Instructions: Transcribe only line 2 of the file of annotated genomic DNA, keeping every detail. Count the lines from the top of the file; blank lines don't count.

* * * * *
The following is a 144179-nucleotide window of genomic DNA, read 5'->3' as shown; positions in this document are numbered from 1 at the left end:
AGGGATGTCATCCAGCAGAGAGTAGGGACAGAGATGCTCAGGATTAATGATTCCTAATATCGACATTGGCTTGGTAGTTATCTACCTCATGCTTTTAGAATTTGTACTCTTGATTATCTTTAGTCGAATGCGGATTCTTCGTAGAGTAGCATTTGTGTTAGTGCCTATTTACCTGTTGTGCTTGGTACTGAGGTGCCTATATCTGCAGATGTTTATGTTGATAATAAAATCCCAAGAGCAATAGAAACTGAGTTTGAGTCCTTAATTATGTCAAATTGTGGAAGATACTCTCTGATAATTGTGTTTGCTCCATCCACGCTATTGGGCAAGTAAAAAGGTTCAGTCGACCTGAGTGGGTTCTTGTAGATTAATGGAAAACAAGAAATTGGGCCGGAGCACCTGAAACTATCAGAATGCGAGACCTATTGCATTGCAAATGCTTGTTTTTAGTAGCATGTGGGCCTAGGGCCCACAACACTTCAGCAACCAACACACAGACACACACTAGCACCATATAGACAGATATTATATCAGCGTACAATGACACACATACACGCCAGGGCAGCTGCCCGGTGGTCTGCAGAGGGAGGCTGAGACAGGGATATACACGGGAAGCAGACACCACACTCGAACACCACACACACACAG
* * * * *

AGGGATGTCATCCAGCAGAGAGTAGGGACAGAGATGCTCAGGATTAATGATTCCTAATATCGACATTGGCTTGGTAGTTATCTACCTCATGCTTTTAGAATTTGTACTCTTGATTATCTTTAGTCGAATGCGGATTCTTCGTAGAGTAGCATTTGTGTTAGTGCCTATTTACCTGTTGTGCTTGGTACTGAGGTGCCTATATCTGCAGATGTTTATGTTGATAATAAAATCCCAAGAGCAATAGAAACTGAGTTTGAGTCCTTAATTATGTCAAATTGTGGAAGATACTCTCTGATAATTGTGTTTGCTCCATCCACGCTATTGGGCAAGTAAAAAGGTTCAGTCGACCTGAGTGGGTTCTTGTAGATTAATGGAAAACAAGAAATTGGGCCGGAGCACCTGAAACTATCAGAATGCGAGACCTATTGCATTGCAAATGCTTGTTTTTAGTAGCATGTGGGCCTAGGGCCCACAACACTTCAGCAACCAACACACAGACACACACTAGCACCATATAGACAGATATTATATCAGCGTACAATGACACACATACACGCCAGGGCAGCTGCCCGGTGGTCTGCAGAGGGAGGCTGAGACAGGGATATACACGGGAAGCAGACACCACACTCGAACACCACACACACACAG